“Senior care is not the sexiest sector in health care which probably, unfortunately, explains why it hasn’t seen as much innovation as one might expect,” remarked Fox Business Channel analyst Ethan Bearman, who closely follows the impacts of how technology is transforming health care. “But Virgo’s recent investment in Lifesprk shows that all this is changing—and quickly. The Lifesprk model is a window into what the $200 billion in-home senior care market will look like a few years from now. Who would have guessed just a couple of years ago that grandma and grandpa would be able to stay at home longer and live healthier, more fulfilling lives—all thanks to complex data sets running in the background, using algorithms to crunch the numbers that leverage predictive AI to recommend the best care solution. Lifesprk is a preview of what senior care will look like in years to come.”
A Gold Rush in Search of Silver
The massive sector growth Bearman was referring to—some pundits have taken to calling this looming crisis in aging, spurred by millions of Baby Boomers moving into the senior ranks, as a “Silver Tsunami”—suggests that the senior home care market is expected to expand to over $225 billion by 2024, driven not only by an expanding elderly population but by runaway health care costs as well. Add that to a rapidly expanding long-term care market currently valued at nearly $450 billion, and the size of the entire senior care space is suddenly just a stone’s throw away from being a trillion-dollar market within the next few years.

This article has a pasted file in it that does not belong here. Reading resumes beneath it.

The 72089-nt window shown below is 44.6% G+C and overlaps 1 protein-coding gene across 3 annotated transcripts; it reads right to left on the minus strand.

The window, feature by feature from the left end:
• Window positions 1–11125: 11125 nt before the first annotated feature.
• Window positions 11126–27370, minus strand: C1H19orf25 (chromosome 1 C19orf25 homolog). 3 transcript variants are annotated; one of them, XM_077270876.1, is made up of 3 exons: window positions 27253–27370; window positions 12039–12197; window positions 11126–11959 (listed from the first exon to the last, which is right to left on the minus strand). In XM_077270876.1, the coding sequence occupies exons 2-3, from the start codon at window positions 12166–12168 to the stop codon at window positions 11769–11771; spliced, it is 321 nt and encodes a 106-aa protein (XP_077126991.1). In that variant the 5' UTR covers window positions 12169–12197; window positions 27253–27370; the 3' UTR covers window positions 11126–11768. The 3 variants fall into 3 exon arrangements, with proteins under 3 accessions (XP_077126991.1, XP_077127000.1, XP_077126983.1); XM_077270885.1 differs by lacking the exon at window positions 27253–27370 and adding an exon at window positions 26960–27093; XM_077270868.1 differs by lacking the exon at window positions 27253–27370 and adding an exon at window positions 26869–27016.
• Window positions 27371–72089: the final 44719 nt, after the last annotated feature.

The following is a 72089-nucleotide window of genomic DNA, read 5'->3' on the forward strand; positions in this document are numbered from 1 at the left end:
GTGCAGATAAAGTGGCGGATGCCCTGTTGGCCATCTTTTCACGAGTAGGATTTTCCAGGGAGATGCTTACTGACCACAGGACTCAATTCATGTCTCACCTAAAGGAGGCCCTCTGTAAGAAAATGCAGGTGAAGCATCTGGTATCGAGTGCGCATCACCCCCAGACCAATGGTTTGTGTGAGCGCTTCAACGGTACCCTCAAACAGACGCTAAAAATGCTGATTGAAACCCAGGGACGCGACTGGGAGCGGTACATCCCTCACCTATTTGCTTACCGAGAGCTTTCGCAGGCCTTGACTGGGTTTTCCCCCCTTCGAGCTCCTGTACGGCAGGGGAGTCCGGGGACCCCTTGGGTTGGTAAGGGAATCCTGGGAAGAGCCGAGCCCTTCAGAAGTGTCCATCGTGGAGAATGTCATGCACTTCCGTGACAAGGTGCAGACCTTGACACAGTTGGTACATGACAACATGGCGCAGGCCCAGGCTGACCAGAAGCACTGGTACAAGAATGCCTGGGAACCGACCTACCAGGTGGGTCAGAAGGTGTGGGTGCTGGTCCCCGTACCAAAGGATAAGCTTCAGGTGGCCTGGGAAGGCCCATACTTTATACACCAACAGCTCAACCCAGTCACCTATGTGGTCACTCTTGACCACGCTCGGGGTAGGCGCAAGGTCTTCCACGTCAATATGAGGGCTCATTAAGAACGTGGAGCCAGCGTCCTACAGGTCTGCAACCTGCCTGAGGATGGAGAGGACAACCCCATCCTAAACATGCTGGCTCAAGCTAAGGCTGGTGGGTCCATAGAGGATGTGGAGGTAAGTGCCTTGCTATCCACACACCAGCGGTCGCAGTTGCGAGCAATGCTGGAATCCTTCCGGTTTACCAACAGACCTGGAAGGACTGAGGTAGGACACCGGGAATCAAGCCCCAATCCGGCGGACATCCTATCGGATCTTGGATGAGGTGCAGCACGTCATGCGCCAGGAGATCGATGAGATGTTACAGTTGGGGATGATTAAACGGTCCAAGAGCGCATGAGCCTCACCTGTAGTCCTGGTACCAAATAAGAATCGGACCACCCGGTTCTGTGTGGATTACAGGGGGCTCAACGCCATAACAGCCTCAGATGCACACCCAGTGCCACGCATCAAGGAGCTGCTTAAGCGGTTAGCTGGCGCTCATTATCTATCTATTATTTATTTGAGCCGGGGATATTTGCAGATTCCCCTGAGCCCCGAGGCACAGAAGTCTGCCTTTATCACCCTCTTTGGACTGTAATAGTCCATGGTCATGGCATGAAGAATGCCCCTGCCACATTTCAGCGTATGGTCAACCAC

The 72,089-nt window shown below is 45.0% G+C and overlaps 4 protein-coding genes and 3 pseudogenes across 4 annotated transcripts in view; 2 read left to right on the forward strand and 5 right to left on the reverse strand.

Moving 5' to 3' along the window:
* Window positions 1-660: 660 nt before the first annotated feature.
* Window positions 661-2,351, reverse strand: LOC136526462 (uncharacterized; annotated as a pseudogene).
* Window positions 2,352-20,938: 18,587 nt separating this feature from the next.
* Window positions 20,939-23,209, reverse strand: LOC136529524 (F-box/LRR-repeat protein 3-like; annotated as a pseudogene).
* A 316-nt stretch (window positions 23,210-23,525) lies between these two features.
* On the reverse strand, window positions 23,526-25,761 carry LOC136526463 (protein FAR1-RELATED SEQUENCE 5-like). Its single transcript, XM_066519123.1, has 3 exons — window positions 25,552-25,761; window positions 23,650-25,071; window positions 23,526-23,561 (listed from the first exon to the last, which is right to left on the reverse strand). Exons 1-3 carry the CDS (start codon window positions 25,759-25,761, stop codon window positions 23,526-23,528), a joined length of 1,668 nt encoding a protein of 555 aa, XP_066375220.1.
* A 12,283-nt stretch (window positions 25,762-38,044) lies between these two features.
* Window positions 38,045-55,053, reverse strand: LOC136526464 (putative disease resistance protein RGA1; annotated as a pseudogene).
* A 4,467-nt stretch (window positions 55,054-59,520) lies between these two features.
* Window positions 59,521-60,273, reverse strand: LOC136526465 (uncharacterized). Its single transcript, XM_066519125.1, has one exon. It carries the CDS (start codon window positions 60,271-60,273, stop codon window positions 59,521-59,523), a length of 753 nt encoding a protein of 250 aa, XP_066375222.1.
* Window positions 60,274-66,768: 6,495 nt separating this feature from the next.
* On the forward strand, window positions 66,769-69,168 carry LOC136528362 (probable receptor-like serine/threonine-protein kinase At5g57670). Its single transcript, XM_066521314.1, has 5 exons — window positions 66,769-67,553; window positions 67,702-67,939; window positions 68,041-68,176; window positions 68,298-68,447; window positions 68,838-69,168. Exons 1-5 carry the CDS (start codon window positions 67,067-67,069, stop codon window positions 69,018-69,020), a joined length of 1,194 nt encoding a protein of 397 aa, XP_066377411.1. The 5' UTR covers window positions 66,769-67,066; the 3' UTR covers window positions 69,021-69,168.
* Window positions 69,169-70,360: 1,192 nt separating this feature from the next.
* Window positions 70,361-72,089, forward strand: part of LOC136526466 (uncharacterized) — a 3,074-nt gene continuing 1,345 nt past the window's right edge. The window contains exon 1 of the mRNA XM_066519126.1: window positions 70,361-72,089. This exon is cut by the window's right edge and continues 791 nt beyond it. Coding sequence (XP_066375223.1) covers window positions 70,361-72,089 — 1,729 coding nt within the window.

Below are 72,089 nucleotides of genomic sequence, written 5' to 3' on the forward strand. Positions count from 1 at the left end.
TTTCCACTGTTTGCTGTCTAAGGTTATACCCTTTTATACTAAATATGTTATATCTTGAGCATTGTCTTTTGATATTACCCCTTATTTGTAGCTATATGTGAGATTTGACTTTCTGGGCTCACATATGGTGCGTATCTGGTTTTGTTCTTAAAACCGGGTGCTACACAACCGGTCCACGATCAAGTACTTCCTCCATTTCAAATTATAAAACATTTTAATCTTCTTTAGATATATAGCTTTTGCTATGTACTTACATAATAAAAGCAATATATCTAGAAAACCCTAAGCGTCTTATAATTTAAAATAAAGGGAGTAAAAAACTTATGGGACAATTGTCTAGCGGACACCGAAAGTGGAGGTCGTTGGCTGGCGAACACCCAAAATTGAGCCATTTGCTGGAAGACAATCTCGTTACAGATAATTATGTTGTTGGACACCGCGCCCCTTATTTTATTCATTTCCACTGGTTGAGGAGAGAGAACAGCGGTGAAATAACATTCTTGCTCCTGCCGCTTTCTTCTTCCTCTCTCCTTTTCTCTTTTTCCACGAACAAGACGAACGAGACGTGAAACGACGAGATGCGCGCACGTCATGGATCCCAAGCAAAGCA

A behemothic market size, ample disaggregation and widespread inefficiencies are some of the main drivers that led famed New York City-based private equity and venture capital investor Alan Patricof to take notice. The founder of Apax Partners and Greycroft recently announced that he hooked up with Abby Miller Levy, the former president of Thrive Global, the global wellness company founded by Arianna Huffington, to invest in early-stage companies looking to ride the waves coming ashore amid the forthcoming Silver Tsunami. Together, they founded Primetime Partners, a $32 million venture capital fund that will back companies offering an array of products and services targeting an aging population.
The size of the entire senior care space is suddenly just a stone’s throw away from being a trillion-dollar market within the next few years.”
The opportunities Primetime are looking to address are not unique to the U.S. market. Across the globe in many developed countries, a general ‘greying’ of the national population is a major societal challenge. Time Magazine has gone so far as to call China’s aging population a “major threat to its future,” while countries like Italy, France and Spain are already in the throes of a disproportionately senior-heavy population. For Andrea Fiorani, group head of Personal Lines at Paris-based Europ Assistance Group, a global player in senior care services across the globe, many developed countries are staring down the barrel of a panoply of health-related social and political issues related to aging populations.